A Singular Voice, in Short

A Singular Voice, in Short

“A filmmaker shows what his career will be in his first 150 feet of film,” François Truffaut once wrote. He was talking about Jean Vigo at the time, but he might as well have been talking about Martin Scorsese, whose early short films—from the narrative works of his student years at New York University and immediately afterward to the midlength documentaries he made as his feature-filmmaking career was getting underway—reveal the energy, eclecticism, and invention that would make him one of the most exciting American directors of the seventies and, eventually, one of the great artists of our time.

Scorsese’s preternatural command of the medium—including his ability, from the beginning, to make heavily referential work that nonetheless steers clear of seeming derivative—is nowhere better demonstrated than in 1967’s five-minute The Big Shave, not his first film (and so technically outside the limits set by Truffaut) but one he made soon after finishing at NYU. The luminous static shots of a bare bathroom that kick off the movie—gleaming chrome faucets, a porcelain sink so spotless it’d be a sin to touch it—recall the fetishized images of engines, gears, bolts, and steel surfaces that open Scorpio Rising (1963) and Kustom Kar Kommandos (1965), both by avant-garde legend Kenneth Anger, whose influence Scorsese has often cited. The surreal, increasingly chaotic action that follows also harks back to Anger’s work—particularly Scorpio Rising, which starts in solemn reverie before accelerating into rapid-fire mayhem—and certainly owes a debt to Luis Buñuel, that high priest of international cinematic surrealism, who had entered a late-career resurgence in the sixties. But it’s also pure Scorsese, in the nonchalance with which a young man (Peter Bernuth) enters the bathroom, rubs on some shaving cream, and calmly cuts his face to ribbons. What we first think may be mishaps—an errant slice below the ear here, an upper-lip gash there—are soon revealed to be . . . well, something else, as the man carries on shaving and cutting himself, the blood streaming from his face, filling the once-immaculate white sink, and dribbling onto the clean tile floor.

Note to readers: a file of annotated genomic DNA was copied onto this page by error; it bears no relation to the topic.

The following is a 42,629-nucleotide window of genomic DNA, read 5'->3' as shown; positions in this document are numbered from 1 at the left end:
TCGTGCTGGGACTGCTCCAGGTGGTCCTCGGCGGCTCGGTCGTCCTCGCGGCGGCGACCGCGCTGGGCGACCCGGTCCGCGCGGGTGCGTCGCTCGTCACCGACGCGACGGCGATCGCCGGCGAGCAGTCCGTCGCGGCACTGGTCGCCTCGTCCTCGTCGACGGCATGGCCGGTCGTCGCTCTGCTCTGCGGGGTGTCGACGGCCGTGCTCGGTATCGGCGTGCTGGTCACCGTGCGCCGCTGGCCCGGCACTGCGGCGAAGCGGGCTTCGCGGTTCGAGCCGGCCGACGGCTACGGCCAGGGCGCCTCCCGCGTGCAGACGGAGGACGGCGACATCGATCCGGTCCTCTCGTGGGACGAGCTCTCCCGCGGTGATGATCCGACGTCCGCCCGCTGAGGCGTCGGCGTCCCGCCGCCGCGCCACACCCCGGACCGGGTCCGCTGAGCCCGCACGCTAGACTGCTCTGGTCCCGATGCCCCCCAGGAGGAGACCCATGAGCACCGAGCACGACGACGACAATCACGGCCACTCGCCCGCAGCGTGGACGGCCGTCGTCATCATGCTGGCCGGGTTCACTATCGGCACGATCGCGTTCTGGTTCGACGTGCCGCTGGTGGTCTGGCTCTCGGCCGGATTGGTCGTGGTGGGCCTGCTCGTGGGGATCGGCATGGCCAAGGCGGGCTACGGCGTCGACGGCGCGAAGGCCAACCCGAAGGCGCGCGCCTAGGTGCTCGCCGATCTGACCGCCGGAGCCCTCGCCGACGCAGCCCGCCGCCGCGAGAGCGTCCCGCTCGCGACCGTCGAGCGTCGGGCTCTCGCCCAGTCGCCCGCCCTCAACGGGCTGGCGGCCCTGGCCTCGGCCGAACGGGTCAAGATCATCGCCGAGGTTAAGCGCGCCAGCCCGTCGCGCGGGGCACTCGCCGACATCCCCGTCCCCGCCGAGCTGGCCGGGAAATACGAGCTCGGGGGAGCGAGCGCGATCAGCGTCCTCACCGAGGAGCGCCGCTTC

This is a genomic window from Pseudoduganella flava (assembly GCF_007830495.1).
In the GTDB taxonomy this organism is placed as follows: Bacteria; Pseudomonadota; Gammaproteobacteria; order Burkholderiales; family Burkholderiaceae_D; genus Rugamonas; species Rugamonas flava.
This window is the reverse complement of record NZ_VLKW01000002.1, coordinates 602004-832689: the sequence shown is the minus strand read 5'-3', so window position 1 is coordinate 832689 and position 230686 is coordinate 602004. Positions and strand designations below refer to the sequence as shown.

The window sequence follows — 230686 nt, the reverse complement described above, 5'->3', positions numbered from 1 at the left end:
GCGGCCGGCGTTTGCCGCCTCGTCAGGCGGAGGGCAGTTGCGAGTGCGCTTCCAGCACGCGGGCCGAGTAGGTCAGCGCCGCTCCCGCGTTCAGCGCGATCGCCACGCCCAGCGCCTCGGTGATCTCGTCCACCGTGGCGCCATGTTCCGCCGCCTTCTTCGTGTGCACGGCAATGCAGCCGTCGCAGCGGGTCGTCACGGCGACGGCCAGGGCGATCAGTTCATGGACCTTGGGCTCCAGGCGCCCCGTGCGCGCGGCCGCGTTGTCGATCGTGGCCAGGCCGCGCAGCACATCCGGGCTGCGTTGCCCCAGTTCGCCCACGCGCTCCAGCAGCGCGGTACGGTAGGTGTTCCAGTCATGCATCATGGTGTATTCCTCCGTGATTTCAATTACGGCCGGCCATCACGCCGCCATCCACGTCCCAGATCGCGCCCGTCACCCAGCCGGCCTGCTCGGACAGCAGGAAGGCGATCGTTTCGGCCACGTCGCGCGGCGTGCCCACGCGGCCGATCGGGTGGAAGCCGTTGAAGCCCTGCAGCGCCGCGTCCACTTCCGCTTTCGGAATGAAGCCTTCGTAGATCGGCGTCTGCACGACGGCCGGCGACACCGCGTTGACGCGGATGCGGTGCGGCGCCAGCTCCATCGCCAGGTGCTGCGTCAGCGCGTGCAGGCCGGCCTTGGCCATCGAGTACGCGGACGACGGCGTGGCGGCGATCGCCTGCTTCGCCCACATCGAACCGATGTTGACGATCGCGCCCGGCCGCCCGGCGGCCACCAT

The Big Shave

Scorsese intended for The Big Shave to be a comment on U.S. involvement in Vietnam—the film ends with the gnomic credit “Viet ’67”—the war being very much on every young person’s mind at the time (the director’s heroes in the French New Wave had also begun tackling the issue). And certainly, we can sense in this portrait of a man blankly inflicting violence on himself a metaphoric anger at a nation engaged in slaughter and tearing itself apart while its ostensible leaders proceeded as if everything were normal. But there’s also more to The Big Shave than that. The twenty-four-year-old Scorsese, full of ambition, had been struggling to finish and find a distributor for his debut feature, eventually called Who’s That Knocking at My Door (1967). A promised internship with Paramount—his prize for winning the Screen Producers Guild award for best student film of 1964, for his junior-year project It’s Not Just You, Murray!—had been scuttled after the studio changed leadership. “Consciously, [The Big Shave] was an angry outcry against the war,” Scorsese reflected years later. “But in reality, something else was going on inside of me, I think, which really had nothing to do with the war. It was just a very bad period, a very bad period.” The music that plays over the film, Bunny Berigan’s classic 1937 recording of “I Can’t Get Started,” may have been a popular love song, but it also speaks to emotional paralysis, an inability to move forward.

Did audiences take the film as an expression of rage or simply as a cosmic, surreal joke? The film had been made for and financed by an avant-garde film festival in Knokke-le-Zoute, Belgium. Scorsese wasn’t present at the premiere there but later recalled the journalist and programmer Amos Vogel telling him that, as Scorsese put it, “the reaction was amazing. People were angry. People were laughing, and I think laughing out of the horror of it, maybe.” But according to the director, when The Big Shave screened alongside Jean-Luc Godard’s Weekend at the New York Film Festival in 1968, “the reaction was hilarity. And I said, Hmm, I guess it’s funny.”